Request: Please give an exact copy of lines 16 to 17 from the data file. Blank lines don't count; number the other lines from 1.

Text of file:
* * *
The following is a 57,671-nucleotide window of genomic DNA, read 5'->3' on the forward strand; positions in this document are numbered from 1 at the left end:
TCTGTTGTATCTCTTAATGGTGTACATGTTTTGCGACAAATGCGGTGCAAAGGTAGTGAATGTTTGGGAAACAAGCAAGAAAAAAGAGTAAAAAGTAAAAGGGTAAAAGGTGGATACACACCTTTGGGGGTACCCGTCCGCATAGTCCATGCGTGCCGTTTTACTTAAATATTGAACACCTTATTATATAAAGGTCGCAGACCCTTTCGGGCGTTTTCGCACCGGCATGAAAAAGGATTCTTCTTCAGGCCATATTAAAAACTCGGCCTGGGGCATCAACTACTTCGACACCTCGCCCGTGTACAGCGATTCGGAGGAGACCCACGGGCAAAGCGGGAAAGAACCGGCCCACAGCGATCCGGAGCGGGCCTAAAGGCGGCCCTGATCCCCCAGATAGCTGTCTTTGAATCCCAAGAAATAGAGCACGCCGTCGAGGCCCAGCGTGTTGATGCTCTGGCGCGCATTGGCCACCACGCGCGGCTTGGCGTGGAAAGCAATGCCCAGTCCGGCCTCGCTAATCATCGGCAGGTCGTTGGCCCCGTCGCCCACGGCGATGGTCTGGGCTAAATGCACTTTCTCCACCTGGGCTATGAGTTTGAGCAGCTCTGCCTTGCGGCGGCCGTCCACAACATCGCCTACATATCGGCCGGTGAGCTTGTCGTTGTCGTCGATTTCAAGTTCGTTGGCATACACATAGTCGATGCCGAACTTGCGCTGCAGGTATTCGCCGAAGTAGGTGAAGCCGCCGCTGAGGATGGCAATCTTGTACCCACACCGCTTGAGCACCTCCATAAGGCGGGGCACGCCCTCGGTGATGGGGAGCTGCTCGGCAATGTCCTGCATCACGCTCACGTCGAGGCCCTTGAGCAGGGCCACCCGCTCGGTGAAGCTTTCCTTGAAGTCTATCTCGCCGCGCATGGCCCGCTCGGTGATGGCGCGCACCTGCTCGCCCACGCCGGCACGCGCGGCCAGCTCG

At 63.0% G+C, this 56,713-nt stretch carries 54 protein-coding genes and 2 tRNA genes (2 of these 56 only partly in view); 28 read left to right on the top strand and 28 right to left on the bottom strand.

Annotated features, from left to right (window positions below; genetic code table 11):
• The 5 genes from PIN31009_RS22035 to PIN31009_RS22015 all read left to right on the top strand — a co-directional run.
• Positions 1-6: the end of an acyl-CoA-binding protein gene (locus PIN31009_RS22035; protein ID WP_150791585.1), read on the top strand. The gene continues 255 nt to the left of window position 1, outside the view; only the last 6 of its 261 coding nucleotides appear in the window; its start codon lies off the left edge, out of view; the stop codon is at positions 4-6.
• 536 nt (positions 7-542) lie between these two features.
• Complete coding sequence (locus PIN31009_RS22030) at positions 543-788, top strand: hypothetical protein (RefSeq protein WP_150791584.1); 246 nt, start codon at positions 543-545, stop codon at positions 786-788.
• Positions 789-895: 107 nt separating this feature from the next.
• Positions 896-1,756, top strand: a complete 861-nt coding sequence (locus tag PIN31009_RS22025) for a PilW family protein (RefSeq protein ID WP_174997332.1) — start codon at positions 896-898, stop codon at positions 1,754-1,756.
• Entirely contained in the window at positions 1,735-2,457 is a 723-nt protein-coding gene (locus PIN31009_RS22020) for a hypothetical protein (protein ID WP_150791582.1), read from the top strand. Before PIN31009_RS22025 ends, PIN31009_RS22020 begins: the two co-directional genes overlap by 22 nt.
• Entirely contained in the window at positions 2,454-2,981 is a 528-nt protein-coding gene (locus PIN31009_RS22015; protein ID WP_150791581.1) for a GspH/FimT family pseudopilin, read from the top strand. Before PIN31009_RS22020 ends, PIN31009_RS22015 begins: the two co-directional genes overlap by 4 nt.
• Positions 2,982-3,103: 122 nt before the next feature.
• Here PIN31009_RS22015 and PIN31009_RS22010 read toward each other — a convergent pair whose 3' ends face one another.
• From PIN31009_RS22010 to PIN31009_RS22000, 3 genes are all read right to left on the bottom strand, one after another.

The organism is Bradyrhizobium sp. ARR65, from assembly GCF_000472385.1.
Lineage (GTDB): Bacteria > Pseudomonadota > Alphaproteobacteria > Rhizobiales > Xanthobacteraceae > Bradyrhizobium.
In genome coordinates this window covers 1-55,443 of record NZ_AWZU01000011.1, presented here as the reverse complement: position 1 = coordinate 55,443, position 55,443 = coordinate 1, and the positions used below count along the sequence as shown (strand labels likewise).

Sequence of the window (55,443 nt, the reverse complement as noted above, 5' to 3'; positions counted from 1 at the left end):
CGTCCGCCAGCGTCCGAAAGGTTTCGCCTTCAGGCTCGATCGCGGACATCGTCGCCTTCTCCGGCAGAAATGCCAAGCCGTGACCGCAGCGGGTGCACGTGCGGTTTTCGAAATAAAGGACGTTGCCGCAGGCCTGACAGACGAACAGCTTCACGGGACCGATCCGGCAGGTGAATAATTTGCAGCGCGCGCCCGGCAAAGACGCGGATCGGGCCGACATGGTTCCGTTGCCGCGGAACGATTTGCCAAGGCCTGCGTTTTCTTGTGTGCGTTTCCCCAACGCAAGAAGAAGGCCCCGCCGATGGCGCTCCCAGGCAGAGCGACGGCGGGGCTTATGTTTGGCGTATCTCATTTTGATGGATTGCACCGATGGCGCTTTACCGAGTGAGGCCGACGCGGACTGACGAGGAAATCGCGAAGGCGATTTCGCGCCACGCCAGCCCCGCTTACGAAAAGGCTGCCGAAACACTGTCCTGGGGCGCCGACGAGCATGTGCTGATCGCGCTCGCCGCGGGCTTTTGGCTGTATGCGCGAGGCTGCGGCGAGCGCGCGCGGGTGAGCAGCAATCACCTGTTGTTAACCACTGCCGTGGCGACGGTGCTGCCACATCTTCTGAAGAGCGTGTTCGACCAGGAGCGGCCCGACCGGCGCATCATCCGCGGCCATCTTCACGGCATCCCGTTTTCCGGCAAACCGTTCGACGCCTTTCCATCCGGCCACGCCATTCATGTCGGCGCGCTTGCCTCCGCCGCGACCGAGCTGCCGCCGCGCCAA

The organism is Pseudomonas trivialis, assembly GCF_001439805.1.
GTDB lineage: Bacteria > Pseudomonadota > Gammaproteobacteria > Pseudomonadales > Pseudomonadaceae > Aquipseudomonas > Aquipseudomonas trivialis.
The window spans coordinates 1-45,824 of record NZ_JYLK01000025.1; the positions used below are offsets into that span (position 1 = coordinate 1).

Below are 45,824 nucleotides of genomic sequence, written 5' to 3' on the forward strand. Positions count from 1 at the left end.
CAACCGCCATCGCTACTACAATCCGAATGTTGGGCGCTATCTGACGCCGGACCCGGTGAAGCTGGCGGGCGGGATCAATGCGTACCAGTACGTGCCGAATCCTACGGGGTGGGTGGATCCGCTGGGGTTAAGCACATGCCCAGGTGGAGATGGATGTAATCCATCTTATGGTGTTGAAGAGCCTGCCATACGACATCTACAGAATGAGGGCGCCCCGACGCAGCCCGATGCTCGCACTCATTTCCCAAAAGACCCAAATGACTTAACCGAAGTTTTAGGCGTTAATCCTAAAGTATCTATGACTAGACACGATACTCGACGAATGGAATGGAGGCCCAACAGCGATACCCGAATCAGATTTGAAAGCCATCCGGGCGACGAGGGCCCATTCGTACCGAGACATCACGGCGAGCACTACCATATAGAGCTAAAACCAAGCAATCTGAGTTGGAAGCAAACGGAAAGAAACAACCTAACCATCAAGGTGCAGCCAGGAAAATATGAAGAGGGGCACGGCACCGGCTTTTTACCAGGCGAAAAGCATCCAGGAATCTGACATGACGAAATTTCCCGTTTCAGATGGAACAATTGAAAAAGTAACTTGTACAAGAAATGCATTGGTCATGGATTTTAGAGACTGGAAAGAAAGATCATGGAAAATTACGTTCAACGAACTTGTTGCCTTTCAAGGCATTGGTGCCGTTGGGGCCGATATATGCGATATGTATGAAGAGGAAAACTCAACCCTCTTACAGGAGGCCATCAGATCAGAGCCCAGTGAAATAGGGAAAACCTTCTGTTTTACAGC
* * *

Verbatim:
The organism is Bradyrhizobium sp. ARR65, from assembly GCF_000472385.1.
Lineage (GTDB): Bacteria > Pseudomonadota > Alphaproteobacteria > Rhizobiales > Xanthobacteraceae > Bradyrhizobium.